One of the most important aspects of a video game is fun gameplay, and that's what developer Dancing Dots delivers with their budget DSiWare debut QuickPick Farmer. It's a simple, accessible and original experience that will hook you and carry you away like so much wool.
The goal is to drag set quantities of differently styled sheep into corresponding lorries, then to fire balls of collected fleece into a barn above or at the prowling wolf who stalks the flock. There are two modes of play, 30 Days and Nonstop, the delineation of which should be obvious – one is split up into separate stages while the other is continuous. The game is controlled entirely with the stylus, and it feels accurate and fun - click and drag the lambs around and then pull back on the fur balls, releasing your hold to launch them.
While it seems like separating sheep by appearance should be a task without challenge, there's actually quite an array of alternately simple and devious sets milling about. While black sheep and white sheep with black faces are easy to find, it's tougher to pick between those sheared completely at one end versus the other, or those with white atop their heads versus bald-scalped animals. When things get more hectic it can be an especially trying task – as the game continues, they'll dash about faster, hiding behind other sheep that you'll have to drag out of the way if you can spot them in time. Stupid sheep! Don't you want to be saved?!
Speaking of which, they really do feel like a flock of dumb farm animals, and this ridiculous charm definitely adds to the game's entertainment value and ease of immersion. When you pick up a sheep, its surrounding friends skittishly scatter. They'll also spend a lot of time bleating and bahh-ing, which can add an extra challenge when you're trying to identify their faces and all that you can see are their noise-making mouths (though you can pick them up at random to see their scalps when this happens). It's also weirdly delightful to hear this idiotic, near-constant sound. Rather than getting annoying, it remains amusing throughout the experience. The rest of the presentation is similarly cartoony and amusing, from the silly soundtrack to the way the prowling enemy sneaks from bush to bush, and it altogether presents an entertaining and appealing package – even if that wolf does look disturbingly emaciated and out of breath at times.
The game's most challenging aspect is judging whether to launch your load into the barn for a higher score or to use it against the lupine terror who descends from above. Will you wait until your shot lines up and knock him back a spot or try to maximize your score? Are you being overprotective by overdoing the former, or are you being greedy with the latter? In 30 Days, the canine creeper will always appear in the spot at which he stood at the previous level's conclusion, so it's a continuous process from one day to the next. This also means that both modes are a bit too similar, which can limit replay value somewhat. Through it all, however, it's a ton of fun. You can begin to feel quite frantic as the clock runs out, your ability to find the right fleece becoming all the more dire, watching the wolfy menace walk all day, waiting for an opening in the grass to a field full of steam-heat and sheared sheep.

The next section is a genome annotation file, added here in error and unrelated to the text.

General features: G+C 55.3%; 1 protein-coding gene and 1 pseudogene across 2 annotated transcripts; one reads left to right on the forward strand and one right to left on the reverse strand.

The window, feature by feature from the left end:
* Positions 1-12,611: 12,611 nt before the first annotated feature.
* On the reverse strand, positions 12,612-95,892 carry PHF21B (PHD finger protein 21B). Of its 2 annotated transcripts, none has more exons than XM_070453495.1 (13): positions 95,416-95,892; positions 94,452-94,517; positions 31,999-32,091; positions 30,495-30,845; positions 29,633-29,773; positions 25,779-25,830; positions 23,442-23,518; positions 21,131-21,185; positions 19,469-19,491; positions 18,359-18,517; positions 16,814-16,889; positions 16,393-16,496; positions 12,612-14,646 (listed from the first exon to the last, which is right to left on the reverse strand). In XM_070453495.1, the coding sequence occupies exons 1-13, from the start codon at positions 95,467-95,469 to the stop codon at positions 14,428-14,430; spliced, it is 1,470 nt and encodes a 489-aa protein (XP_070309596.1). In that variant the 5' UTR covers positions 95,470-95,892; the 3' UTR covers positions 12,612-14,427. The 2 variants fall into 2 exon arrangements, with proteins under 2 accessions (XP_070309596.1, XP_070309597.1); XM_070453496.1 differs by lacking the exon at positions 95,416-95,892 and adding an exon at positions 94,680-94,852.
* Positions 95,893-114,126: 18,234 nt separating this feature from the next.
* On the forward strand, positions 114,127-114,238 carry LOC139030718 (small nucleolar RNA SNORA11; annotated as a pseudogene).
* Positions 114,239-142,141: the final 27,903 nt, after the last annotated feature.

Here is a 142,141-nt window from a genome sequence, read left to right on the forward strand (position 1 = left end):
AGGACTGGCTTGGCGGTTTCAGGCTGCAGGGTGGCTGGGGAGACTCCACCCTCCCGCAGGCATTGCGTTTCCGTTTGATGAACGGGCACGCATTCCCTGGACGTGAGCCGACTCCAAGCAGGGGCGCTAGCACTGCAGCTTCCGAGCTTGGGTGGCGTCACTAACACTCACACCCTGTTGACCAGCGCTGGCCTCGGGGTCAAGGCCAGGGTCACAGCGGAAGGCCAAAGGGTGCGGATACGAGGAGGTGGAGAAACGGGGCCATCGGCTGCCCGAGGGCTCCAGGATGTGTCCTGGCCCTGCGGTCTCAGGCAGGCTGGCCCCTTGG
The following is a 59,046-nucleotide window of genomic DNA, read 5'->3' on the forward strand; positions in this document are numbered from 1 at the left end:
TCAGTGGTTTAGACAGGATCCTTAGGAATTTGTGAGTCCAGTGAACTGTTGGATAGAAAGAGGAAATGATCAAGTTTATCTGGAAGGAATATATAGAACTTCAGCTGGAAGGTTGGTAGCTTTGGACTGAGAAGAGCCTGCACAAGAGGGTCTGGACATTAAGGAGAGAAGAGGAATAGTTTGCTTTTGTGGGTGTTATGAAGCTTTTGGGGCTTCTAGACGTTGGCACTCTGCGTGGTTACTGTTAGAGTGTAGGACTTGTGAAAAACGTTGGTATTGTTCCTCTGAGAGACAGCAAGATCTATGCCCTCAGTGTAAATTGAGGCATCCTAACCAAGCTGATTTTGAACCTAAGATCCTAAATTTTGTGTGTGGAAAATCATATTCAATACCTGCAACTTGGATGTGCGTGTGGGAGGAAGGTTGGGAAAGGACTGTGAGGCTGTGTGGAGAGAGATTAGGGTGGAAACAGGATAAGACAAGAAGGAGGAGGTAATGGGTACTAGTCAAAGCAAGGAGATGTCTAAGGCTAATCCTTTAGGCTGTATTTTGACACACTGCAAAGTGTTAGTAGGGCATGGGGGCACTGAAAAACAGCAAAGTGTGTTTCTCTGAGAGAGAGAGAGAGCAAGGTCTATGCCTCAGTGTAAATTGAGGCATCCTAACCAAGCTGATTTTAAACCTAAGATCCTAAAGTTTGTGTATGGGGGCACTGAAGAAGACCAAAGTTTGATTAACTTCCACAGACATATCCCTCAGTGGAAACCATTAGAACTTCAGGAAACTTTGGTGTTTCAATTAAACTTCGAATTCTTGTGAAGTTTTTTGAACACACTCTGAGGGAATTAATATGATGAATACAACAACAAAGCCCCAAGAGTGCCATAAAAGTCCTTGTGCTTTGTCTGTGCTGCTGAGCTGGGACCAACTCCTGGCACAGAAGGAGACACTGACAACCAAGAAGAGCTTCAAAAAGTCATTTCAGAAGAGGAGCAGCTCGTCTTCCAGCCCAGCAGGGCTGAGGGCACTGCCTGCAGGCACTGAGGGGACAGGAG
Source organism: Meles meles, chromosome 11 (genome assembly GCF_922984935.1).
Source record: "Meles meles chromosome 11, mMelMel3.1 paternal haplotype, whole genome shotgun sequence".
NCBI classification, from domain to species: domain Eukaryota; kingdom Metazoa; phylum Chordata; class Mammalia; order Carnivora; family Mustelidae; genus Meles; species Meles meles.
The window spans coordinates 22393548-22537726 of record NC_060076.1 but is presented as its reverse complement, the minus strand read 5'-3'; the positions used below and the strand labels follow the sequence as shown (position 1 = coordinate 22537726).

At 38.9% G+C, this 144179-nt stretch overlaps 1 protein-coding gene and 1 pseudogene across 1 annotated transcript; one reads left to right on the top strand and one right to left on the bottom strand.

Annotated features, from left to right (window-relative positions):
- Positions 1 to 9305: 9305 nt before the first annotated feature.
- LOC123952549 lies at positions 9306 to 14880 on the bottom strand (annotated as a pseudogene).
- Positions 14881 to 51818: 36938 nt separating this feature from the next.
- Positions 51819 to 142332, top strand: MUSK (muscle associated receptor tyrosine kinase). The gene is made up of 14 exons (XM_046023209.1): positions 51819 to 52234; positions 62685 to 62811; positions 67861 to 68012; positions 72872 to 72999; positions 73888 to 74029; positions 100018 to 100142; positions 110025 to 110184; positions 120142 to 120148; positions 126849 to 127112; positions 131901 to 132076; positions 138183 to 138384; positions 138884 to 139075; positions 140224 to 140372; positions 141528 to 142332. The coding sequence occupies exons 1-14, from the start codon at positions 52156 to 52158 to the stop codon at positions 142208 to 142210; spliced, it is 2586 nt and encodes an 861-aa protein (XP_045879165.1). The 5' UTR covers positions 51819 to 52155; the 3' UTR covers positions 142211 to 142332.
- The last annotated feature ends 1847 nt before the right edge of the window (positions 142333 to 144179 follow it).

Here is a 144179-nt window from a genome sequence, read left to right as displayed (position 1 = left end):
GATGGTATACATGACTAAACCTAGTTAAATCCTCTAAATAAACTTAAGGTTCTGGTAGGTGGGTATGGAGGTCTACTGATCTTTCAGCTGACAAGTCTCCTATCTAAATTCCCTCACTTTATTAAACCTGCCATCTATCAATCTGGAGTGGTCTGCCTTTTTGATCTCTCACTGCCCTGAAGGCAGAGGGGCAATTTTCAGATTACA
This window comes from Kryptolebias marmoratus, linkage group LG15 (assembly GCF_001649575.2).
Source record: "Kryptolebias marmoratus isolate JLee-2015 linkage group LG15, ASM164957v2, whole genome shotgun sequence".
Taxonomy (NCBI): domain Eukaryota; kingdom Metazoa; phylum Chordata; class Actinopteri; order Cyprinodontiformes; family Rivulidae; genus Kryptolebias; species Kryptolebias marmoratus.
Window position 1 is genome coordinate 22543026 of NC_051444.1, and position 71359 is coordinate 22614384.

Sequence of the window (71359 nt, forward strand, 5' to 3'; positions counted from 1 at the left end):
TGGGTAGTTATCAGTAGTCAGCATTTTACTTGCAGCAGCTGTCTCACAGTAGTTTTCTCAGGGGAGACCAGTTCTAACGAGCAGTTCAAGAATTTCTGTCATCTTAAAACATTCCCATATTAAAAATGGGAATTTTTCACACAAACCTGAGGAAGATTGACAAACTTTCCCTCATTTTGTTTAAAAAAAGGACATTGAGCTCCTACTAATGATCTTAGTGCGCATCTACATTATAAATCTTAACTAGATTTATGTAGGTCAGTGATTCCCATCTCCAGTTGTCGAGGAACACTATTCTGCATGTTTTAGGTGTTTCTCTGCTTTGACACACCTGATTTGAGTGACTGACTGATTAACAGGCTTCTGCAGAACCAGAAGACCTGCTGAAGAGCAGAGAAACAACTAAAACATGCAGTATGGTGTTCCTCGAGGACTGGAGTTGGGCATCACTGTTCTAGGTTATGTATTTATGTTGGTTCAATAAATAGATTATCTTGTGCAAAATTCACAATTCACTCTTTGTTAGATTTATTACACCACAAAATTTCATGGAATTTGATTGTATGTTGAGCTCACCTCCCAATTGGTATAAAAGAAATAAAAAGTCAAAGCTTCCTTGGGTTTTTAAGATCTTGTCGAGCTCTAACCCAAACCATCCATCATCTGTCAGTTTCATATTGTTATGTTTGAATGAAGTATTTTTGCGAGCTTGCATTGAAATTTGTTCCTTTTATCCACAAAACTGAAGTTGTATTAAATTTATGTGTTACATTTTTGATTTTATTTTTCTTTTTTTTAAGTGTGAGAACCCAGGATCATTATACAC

The difficulty slope feels particularly fair, starting out slowly but without dwelling too long on the easier parts. One of the game's downsides is that you aren't allowed to begin at a more challenging level, which might give you pause before beginning another game. Another flaw is the inability to save, which is even more problematic given how long a match can get if you learn well and become skilled enough. However, you are able to input your initials into a high score list for both modes, justifying all of that point hunting.
This is a very fun, charming and challenging release that's easy to pick up and hard to put down. While the inability to save mid-match or begin at a higher difficulty level are definite downsides, they're small flaws, though not small enough to keep them from slightly decreasing the replay value. Still, at 200 points, this simple yet original title is a steal. It doesn't reinvent the wheel, but it'll still show you a good time.